The challenges included a shortage of human resources, infrastructure and the fragmented legislative framework. This fragmentation was something that the Children’s Bill sought to remedy.

He pointed out advances made in the payment times for grant beneficiaries and the increase in access to social services. There were approximately five million child support grant beneficiaries on the system, out of a total of 15.5 million grants across the board. Approximately 227 861 people received the foster care grant and 82 257 received the care development grant. Turnaround time had been dramatically reduced although it was still over the 48 hours and 45 minutes target.

The Bill had not yet been costed. Early in the year, tenders had been invited, but the replies had returned costs far in excess of those estimated. The proposal had been revised and the process had been restarted. A new tender document would be released on Monday 23 August 2004.

Ms M Magazi (ANC) asked why the Bill had not been costed before the date of the Briefing. The Bill was now being reintroduced.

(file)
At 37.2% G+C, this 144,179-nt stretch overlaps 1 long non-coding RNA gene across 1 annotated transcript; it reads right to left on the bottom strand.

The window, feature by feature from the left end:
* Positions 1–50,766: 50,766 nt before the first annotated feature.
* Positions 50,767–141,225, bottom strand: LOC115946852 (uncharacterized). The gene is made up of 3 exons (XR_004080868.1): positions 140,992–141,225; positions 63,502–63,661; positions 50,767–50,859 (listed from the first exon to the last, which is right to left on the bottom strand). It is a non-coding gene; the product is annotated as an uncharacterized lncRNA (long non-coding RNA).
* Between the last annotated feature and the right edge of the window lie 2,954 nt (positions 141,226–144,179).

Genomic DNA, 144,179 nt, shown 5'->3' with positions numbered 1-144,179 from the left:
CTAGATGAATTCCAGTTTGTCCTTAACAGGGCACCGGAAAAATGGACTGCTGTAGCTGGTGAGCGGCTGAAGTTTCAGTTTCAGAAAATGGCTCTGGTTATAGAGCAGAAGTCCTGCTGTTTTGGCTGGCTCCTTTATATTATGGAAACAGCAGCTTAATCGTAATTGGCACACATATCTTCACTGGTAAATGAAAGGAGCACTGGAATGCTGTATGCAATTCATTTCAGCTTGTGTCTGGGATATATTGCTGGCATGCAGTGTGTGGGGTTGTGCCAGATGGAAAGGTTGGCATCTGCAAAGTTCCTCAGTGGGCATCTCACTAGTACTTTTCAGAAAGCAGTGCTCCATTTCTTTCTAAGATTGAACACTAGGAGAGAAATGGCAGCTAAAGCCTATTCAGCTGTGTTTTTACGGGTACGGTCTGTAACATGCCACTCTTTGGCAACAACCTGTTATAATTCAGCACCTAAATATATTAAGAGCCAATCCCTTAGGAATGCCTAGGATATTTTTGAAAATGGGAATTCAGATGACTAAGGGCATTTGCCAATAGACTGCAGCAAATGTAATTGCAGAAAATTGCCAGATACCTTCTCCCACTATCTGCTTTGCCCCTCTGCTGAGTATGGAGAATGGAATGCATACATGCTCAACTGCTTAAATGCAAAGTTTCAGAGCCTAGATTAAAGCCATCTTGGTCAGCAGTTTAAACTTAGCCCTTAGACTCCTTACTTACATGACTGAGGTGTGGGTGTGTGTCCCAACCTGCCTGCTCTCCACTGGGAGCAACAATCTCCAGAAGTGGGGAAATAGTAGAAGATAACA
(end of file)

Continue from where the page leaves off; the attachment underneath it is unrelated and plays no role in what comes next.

Mr Madonsela replied that a costing exercise had been conducted when the unified Bill was first introduced. They now intended to do a full costing exercise as soon as the content of separated bills was absolutely clear. A number of processes had complicated this, such as the debate on the legality of a combined Bill. The short sitting of Parliament owing to the national election had also slowed the process. The costing tender had been put out and the replies had exposed the need to review monies available. After this review, a new closed tender had been put out. The Department’s regretted the delays.